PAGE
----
When you select a command, you can also choose what actions to create as that command.

You can create the different types of Small and Large buttons. NOTE: Selecting the dropdown button is a little different to the others.

You can create the different types of Small and Large buttons. NOTE: Selecting the dropdown button is a little different to the others.

When you are creating a dropdown button you are selecting that actions that should be added to the button as dropdown items. Only one button is created. You can also enter in the button caption.

When you are creating a dropdown button you are selecting that actions that should be added to the button as dropdown items. Only one button is created. You can also enter in the button caption.

VCL Ribbon – Context Tabs

Context Tabs was bought up in a comment to my MDI post.

I’ve been putting considerable effort into getting this working for one of my personal projects. I think it looks pretty good.

Design Time

Design Time

 

Runtime

Runtime

 

Runtime (second tab)

Runtime (second tab)

Unfortunately it isn’t viable to release these changes to the public. This just proves that it is possible though!

If you posted a comment on the previous post, I’ve responded to all comments now.

VCL Ribbon MDI Fix

Disclaimer: I wrote the VCL Ribbon implementation in Delphi 2009. At the time there was no scope for MDI support in the Ribbon however the number of posts about this issue made me look into fixing it. Today I set aside some time to look at a solution and I now present this solution.

The MDI Ribbon bug is evident when your application is a MDI application and the MDI Children are maximized. The screen capture below shows this bug.

VCL Ribbon MDI Bug

VCL Ribbon MDI Bug

The fix is to drop a new component onto the Form with the Ribbon on it. Then you just need to set the Ribbon property to be the TRibbon component on the form, that is all that needs to be done.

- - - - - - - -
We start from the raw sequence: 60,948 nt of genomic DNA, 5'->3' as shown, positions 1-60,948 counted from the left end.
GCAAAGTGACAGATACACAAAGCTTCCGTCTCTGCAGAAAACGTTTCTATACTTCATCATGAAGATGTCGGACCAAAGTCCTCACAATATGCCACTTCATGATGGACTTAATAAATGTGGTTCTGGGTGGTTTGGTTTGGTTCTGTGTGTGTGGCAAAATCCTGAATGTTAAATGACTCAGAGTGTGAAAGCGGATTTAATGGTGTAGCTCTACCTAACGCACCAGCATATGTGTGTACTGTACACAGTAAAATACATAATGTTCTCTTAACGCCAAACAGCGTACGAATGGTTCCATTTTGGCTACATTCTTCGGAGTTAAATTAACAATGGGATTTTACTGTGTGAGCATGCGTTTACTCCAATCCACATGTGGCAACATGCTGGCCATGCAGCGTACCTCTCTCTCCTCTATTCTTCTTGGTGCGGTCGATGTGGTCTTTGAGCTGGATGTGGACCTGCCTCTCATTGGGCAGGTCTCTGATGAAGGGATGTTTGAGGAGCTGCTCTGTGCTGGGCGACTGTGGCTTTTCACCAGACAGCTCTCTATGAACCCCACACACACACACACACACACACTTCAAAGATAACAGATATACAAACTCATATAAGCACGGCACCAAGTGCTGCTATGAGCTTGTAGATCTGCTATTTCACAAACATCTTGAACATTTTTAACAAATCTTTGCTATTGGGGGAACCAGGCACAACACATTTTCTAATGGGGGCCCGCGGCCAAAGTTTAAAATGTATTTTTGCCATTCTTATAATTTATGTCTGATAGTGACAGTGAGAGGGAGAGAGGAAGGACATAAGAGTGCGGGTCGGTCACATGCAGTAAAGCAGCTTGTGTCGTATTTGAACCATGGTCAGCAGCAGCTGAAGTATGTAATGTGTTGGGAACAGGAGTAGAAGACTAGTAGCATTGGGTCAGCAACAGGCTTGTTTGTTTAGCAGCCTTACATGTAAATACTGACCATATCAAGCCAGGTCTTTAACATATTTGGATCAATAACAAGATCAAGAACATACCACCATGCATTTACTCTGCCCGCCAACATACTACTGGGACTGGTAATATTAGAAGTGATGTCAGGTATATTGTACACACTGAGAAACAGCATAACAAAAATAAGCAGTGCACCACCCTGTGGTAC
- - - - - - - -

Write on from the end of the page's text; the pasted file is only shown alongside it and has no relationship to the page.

The screen shot below shows the component at design time.

VCL Ribbon MDI Bug Fix

VCL Ribbon MDI Bug Fix

When you toggle the Enable MDI Fix check box, you need to restore and maximum a MDI Child form. For real use, you wouldn’t want to disable it anyway.

Various screen captures of the demo application with the fix active.

Fixed Ribbon MDI Bug

Fixed Ribbon MDI Bug

Fixed Ribbon MDI Bug

Fixed Ribbon MDI Bug

Fixed Ribbon MDI Bug

Fixed Ribbon MDI Bug

 

Downloading the Fix

You can download the component and demo application from my site. I may also put the fix on CodeCentral in future.

Ribbon VCL MDI Bug Fix Download

To install the component into the IDE, open the RibbonMDIFix2010.dpk file in Delphi 2010 (should also work, but is untested). In the project manager, select the Install command. Make sure the path to the RibbonMDIFix.pas unit is on your library path so that the compiler can find the file when compiling your application.

 

Further Ribbon Details

If you search for my QualityCentral entries on the Ribbon, most of the issues I raise I also provide the workaround for. Most are simple changes that can be done by copying the Ribbon units into your project folder. IIRC none are interface breaking (I’ve saved those).

 

Performance issue with MDI Applications using the TActionManager framework